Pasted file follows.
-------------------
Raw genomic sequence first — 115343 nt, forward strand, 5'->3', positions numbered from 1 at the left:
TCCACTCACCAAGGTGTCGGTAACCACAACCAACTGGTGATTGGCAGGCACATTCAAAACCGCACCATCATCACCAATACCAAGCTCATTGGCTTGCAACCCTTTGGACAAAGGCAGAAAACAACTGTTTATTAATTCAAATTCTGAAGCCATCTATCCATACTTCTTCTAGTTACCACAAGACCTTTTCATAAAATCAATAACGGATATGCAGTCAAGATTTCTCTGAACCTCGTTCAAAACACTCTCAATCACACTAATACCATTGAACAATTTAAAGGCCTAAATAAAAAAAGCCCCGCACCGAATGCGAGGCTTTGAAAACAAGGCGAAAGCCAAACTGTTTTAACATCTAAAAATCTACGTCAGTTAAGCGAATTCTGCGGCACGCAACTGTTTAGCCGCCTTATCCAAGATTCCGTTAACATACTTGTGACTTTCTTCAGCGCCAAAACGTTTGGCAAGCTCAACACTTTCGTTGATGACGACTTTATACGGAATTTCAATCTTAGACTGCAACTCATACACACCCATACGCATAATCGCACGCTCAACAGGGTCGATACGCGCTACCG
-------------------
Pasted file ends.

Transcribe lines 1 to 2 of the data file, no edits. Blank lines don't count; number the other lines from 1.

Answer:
Raw genomic sequence first — 115343 nt, forward strand, 5'->3', positions numbered from 1 at the left:
TCCACTCACCAAGGTGTCGGTAACCACAACCAACTGGTGATTGGCAGGCACATTCAAAACCGCACCATCATCACCAATACCAAGCTCATTGGCTTGCAACCCTTTGGACAAAGGCAGAAAACAACTGTTTATTAATTCAAATTCTGAAGCCATCTATCCATACTTCTTCTAGTTACCACAAGACCTTTTCATAAAATCAATAACGGATATGCAGTCAAGATTTCTCTGAACCTCGTTCAAAACACTCTCAATCACACTAATACCATTGAACAATTTAAAGGCCTAAATAAAAAAAGCCCCGCACCGAATGCGAGGCTTTGAAAACAAGGCGAAAGCCAAACTGTTTTAACATCTAAAAATCTACGTCAGTTAAGCGAATTCTGCGGCACGCAACTGTTTAGCCGCCTTATCCAAGATTCCGTTAACATACTTGTGACTTTCTTCAGCGCCAAAACGTTTGGCAAGCTCAACACTTTCGTTGATGACGACTTTATACGGAATTTCAATCTTAGACTGCAACTCATACACACCCATACGCATAATCGCACGCTCAACAGGGTCGATACGCGCTACCG